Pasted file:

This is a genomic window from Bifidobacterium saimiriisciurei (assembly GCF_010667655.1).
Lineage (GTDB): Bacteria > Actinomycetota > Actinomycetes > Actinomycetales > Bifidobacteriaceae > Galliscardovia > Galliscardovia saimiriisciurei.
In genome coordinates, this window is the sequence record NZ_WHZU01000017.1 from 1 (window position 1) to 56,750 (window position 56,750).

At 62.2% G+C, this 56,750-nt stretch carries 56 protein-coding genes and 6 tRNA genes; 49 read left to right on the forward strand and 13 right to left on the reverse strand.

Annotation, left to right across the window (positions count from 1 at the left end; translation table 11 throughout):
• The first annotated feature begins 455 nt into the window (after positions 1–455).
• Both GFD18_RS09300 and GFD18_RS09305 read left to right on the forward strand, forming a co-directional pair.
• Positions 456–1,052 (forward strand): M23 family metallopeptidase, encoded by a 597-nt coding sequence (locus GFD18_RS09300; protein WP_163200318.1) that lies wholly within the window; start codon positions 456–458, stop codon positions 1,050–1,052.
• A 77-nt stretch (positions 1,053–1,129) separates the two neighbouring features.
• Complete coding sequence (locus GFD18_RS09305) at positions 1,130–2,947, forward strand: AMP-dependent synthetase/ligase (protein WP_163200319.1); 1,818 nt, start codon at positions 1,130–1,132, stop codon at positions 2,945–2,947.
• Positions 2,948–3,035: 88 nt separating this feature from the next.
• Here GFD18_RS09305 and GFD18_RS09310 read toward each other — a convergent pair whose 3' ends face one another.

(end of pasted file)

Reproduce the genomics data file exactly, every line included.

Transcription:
This is a genomic window from Bifidobacterium saimiriisciurei (assembly GCF_010667655.1).
Lineage (GTDB): Bacteria > Actinomycetota > Actinomycetes > Actinomycetales > Bifidobacteriaceae > Galliscardovia > Galliscardovia saimiriisciurei.
In genome coordinates, this window is the sequence record NZ_WHZU01000017.1 from 1 (window position 1) to 56,750 (window position 56,750).

At 62.2% G+C, this 56,750-nt stretch carries 56 protein-coding genes and 6 tRNA genes; 49 read left to right on the forward strand and 13 right to left on the reverse strand.

Annotation, left to right across the window (positions count from 1 at the left end; translation table 11 throughout):
• The first annotated feature begins 455 nt into the window (after positions 1–455).
• Both GFD18_RS09300 and GFD18_RS09305 read left to right on the forward strand, forming a co-directional pair.
• Positions 456–1,052 (forward strand): M23 family metallopeptidase, encoded by a 597-nt coding sequence (locus GFD18_RS09300; protein WP_163200318.1) that lies wholly within the window; start codon positions 456–458, stop codon positions 1,050–1,052.
• A 77-nt stretch (positions 1,053–1,129) separates the two neighbouring features.
• Complete coding sequence (locus GFD18_RS09305) at positions 1,130–2,947, forward strand: AMP-dependent synthetase/ligase (protein WP_163200319.1); 1,818 nt, start codon at positions 1,130–1,132, stop codon at positions 2,945–2,947.
• Positions 2,948–3,035: 88 nt separating this feature from the next.
• Here GFD18_RS09305 and GFD18_RS09310 read toward each other — a convergent pair whose 3' ends face one another.